3. Having an assistant isn’t the same as really utilizing your assistant.

I hired Gwen, my virtual assistant, in April 2015. In the first month or so, she easily reached the 20 hours per month that I had estimated I’d need her for. But shortly after, I found that her invoices to me were for MUCH fewer hours than that. I couldn’t believe it – she was doing so much for me (or I so I thought)!

What I came to realize, however, was that once Gwen got through the learning curve, the actual tasks I had her doing each week took up very little time. What’s much worse, however, is that I started taking tasks BACK from her and was doing them myself!

This happened mostly as a result of me changing my content marketing around. For 2 or 3 months after I launched my podcast, I stopped blogging (more on that in a second). So Gwen no longer needed to proofread my posts, upload them to Wordpress, go through the checklist, etc.

Listen to Gwen’s tips on working with a VA over on the podcast!

Except each podcast episode still had a post that was written and published in Wordpress . . .  I just wasn’t giving them to Gwen to handle. Usually I was doing it all at the last minute, and/or I was too much of a control freak to let someone else take this on.

Eventually I made some videos about uploading podcast episodes, asked Gwen to turn the videos into a SOP (Standard Operating Procedure) doc, and handed her the reigns.

If I had never actually taken the leap and given her complete responsibility for getting the podcast published, she wouldn’t be able to handle it on her own in January when Season 2 will be launching, or in April or May when Season 3 goes live (and I’ll be on maternity leave).

I also started assigning her tons of small tasks in Asana that I had no problem handling myself. In fact, in the time I spent assigning the task, I probably could have gotten most if not all of it done myself.

But by giving her the responsibility, it paved the way for me to hand off the same tasks or similar ones in the future. She already knows how the task needs to be completed (and has probably turned it into a SOP doc for us) so it’s super easy to get it done.

Here are some of the things Gwen helps me with:

  • Responding to everything to comes into the info@clairepells.com inbox. When she’s not sure of the answer or if I need to assess a prospective client’s question, she’ll forward it to me, and I’ll send her my brief answer. She’ll reword it in her response.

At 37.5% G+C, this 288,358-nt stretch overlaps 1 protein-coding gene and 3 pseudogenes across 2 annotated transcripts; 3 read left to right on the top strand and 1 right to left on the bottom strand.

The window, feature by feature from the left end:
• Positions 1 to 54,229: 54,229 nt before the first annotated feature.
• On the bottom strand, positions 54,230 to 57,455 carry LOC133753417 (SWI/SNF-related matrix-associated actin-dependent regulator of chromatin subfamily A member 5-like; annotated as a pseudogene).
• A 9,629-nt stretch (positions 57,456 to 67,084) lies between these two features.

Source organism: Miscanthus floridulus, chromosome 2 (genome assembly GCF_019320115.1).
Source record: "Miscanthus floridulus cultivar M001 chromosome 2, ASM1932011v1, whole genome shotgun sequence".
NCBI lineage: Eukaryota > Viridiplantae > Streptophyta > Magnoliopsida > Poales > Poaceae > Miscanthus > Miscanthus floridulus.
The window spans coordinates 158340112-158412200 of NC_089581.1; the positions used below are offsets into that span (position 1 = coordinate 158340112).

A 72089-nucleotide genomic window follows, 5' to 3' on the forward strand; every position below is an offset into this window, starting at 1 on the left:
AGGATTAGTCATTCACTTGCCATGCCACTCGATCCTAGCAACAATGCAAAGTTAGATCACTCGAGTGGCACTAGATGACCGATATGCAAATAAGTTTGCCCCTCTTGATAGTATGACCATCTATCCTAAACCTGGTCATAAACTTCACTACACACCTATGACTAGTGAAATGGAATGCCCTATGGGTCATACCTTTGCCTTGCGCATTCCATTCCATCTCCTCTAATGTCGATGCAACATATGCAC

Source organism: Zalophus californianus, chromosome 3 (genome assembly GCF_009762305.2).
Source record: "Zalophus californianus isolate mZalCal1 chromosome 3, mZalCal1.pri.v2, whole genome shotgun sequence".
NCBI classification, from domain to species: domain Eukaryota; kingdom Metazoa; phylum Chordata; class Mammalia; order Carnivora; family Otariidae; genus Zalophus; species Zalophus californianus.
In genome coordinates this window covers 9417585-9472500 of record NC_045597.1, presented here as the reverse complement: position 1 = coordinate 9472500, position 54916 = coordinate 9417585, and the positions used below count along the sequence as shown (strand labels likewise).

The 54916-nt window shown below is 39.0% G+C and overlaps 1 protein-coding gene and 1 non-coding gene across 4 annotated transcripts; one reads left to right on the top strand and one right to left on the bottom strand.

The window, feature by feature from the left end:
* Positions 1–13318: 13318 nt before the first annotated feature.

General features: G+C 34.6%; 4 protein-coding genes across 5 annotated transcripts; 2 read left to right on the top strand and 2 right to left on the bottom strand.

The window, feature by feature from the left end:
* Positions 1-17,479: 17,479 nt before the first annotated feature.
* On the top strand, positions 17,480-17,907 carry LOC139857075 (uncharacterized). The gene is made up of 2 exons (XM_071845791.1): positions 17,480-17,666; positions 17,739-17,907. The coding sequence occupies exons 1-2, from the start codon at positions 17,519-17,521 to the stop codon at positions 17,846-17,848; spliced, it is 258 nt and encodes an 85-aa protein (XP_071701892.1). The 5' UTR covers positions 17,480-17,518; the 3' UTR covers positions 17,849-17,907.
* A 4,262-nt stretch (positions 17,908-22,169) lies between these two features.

• Managing everything related to my Absolute FB Ads affiliates. The affiliate program is open to anyone who has bought Absolute FB Ads, but Gumroad doesn’t give them a direct way to sign up or access all of the links, so she created the system and communicates with the affiliates about how it works. I’ve completely removed myself from all of that back-and-forth.
  • Dealing with Acuity (affiliate link). I have SO many different calendars and appointment types in there, it’s hard to keep it straight. Gwen sets it all up and maintains it for me.
  • Proofing, formatting and uploading everything that goes on the blog.
  • Loading and sending out my newsletter email if I’ve written it in advance, which I almost never have.
  • Setting up automation in Zapier.
  • Handling various launch-related tasks like setting up products or services in PayPal, importing and exporting subscribers, creating tags and automation in ConvertKit (affiliate link).
  • Drafting up testimonials based on survey responses from clients or customers, and then sending those testimonials for approval.
  • Maintaining our company wiki doc with all the important and frequently used links.
  • Creating and maintaining SOP docs for our major systems.
  • Creating and sending out Typeform surveys for various company uses.

So if you’ve got people that you’re paying to help you out in your business, let them really help you out!

Make a list of all the things you need to get done in the next week, and then see what you can actually just hand off to your VA. If you have to make a little explainer video, do it. It’ll be worth the extra ten minutes it takes, especially in the long run.

4. Leaving money on the table can make you completely doubt everything . . . but (hopefully) it’s worth it in the end.

Saying no to revenue is reeeeeeeeeally hard, especially when times are tight (or are about to get tighter). Every single time I listen to an episode of The Tropical MBA where they talk about productized services, I kick myself and say “Claire, why are you so dumb that you don’t offer a service running other people’s Facebook ads?”

It’s been the same struggle since I started my business: do I or don’t I want to run other people’s ads for (big) money?

The answer is that I don’t – I’ve got a post coming out soon about why not – but I constantly reconsider my position on it when big clients with big projects come my way. Especially when they’re prospective retainer clients. I’m staring at the possibility of steady revenue coming my way, and yet my gut says “DON’T DO IT!”